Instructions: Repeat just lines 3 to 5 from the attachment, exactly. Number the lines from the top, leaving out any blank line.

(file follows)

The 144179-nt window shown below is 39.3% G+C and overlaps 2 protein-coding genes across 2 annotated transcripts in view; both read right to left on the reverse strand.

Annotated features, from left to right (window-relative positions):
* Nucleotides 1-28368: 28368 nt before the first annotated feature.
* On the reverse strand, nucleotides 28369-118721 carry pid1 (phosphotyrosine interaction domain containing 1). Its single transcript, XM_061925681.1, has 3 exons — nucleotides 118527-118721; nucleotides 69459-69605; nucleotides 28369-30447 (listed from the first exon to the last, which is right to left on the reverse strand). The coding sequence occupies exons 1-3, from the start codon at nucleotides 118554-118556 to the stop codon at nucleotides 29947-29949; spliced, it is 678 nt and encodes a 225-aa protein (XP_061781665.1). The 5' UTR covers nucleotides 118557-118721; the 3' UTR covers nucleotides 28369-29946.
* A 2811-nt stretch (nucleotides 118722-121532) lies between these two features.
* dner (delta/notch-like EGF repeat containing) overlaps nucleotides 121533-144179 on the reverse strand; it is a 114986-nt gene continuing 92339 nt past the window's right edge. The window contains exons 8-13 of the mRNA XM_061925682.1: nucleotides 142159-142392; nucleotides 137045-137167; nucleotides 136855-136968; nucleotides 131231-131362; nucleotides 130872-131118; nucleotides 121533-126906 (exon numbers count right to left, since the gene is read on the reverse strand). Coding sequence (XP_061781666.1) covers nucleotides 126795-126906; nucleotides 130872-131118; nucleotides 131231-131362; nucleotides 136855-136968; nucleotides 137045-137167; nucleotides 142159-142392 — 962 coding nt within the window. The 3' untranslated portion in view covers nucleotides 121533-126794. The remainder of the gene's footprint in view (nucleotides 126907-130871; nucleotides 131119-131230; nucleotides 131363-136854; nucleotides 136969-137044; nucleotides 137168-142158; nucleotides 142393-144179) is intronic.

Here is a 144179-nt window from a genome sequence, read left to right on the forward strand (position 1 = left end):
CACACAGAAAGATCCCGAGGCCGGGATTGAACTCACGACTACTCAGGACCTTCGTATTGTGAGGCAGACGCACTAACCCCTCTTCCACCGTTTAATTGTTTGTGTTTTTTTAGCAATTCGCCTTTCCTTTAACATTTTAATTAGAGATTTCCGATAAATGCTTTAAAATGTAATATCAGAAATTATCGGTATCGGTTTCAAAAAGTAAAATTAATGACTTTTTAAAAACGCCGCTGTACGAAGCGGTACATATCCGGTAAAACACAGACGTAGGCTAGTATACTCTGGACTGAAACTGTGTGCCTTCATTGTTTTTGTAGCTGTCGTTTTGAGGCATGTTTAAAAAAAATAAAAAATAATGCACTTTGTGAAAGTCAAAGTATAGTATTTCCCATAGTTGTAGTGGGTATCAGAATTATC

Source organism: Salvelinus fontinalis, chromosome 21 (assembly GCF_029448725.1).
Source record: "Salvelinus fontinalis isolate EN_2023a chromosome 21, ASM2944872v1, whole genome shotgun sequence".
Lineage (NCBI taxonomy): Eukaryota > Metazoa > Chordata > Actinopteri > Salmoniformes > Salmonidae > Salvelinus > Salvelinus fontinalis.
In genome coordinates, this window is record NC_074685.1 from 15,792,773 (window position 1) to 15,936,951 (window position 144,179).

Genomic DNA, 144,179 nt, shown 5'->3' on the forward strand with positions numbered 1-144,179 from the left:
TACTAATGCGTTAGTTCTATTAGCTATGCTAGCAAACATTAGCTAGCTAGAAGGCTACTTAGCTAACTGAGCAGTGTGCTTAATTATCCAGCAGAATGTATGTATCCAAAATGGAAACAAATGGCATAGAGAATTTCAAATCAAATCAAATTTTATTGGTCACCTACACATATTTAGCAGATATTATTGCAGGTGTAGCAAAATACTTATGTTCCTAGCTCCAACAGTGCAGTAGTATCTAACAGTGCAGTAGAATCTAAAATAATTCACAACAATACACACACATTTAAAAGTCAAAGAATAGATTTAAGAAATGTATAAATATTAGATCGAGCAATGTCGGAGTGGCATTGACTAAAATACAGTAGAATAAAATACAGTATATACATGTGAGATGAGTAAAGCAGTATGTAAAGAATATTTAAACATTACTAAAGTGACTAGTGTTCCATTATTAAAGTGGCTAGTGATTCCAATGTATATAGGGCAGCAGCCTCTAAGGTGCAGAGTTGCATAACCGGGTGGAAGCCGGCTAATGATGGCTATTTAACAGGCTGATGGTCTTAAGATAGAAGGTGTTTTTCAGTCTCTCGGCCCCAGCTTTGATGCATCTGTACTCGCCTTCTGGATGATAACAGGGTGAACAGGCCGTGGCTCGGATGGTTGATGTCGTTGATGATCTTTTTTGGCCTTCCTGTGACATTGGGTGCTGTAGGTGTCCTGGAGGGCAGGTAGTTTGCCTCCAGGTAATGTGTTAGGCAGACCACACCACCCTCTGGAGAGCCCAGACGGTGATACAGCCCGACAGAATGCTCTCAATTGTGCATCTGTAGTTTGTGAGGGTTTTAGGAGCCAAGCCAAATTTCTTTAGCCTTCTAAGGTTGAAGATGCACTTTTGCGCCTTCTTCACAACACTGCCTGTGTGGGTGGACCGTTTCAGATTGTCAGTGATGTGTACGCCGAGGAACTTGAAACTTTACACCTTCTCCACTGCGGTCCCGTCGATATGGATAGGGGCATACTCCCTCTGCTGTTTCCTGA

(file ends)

* Nucleotides 1-28368: 28368 nt before the first annotated feature.
* On the reverse strand, nucleotides 28369-118721 carry pid1 (phosphotyrosine interaction domain containing 1). Its single transcript, XM_061925681.1, has 3 exons — nucleotides 118527-118721; nucleotides 69459-69605; nucleotides 28369-30447 (listed from the first exon to the last, which is right to left on the reverse strand). The coding sequence occupies exons 1-3, from the start codon at nucleotides 118554-118556 to the stop codon at nucleotides 29947-29949; spliced, it is 678 nt and encodes a 225-aa protein (XP_061781665.1). The 5' UTR covers nucleotides 118557-118721; the 3' UTR covers nucleotides 28369-29946.
* A 2811-nt stretch (nucleotides 118722-121532) lies between these two features.